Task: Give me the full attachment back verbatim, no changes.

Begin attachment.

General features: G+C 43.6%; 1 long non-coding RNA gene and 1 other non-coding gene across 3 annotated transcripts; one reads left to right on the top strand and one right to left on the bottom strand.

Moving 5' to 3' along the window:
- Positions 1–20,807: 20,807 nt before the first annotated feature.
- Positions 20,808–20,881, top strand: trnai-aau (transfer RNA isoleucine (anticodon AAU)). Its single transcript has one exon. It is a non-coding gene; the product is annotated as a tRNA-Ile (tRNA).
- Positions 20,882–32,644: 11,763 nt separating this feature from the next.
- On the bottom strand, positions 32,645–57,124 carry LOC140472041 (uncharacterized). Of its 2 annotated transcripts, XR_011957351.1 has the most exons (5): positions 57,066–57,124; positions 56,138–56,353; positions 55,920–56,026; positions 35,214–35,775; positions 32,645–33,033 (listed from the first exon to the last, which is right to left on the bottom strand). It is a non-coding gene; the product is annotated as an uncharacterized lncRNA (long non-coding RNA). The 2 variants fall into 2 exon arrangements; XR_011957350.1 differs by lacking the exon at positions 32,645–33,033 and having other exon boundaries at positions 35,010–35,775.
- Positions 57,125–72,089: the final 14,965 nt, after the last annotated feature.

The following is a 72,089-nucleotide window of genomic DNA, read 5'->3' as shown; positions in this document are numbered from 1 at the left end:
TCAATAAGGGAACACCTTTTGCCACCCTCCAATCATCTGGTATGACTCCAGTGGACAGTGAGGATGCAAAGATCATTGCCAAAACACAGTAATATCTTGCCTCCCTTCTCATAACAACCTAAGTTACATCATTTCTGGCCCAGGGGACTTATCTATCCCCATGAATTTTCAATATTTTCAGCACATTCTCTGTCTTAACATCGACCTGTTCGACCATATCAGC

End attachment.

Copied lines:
General features: G+C 43.6%; 1 long non-coding RNA gene and 1 other non-coding gene across 3 annotated transcripts; one reads left to right on the top strand and one right to left on the bottom strand.

Moving 5' to 3' along the window:
- Positions 1–20,807: 20,807 nt before the first annotated feature.
- Positions 20,808–20,881, top strand: trnai-aau (transfer RNA isoleucine (anticodon AAU)). Its single transcript has one exon. It is a non-coding gene; the product is annotated as a tRNA-Ile (tRNA).
- Positions 20,882–32,644: 11,763 nt separating this feature from the next.
- On the bottom strand, positions 32,645–57,124 carry LOC140472041 (uncharacterized). Of its 2 annotated transcripts, XR_011957351.1 has the most exons (5): positions 57,066–57,124; positions 56,138–56,353; positions 55,920–56,026; positions 35,214–35,775; positions 32,645–33,033 (listed from the first exon to the last, which is right to left on the bottom strand). It is a non-coding gene; the product is annotated as an uncharacterized lncRNA (long non-coding RNA). The 2 variants fall into 2 exon arrangements; XR_011957350.1 differs by lacking the exon at positions 32,645–33,033 and having other exon boundaries at positions 35,010–35,775.
- Positions 57,125–72,089: the final 14,965 nt, after the last annotated feature.

The following is a 72,089-nucleotide window of genomic DNA, read 5'->3' as shown; positions in this document are numbered from 1 at the left end:
TCAATAAGGGAACACCTTTTGCCACCCTCCAATCATCTGGTATGACTCCAGTGGACAGTGAGGATGCAAAGATCATTGCCAAAACACAGTAATATCTTGCCTCCCTTCTCATAACAACCTAAGTTACATCATTTCTGGCCCAGGGGACTTATCTATCCCCATGAATTTTCAATATTTTCAGCACATTCTCTGTCTTAACATCGACCTGTTCGACCATATCAGC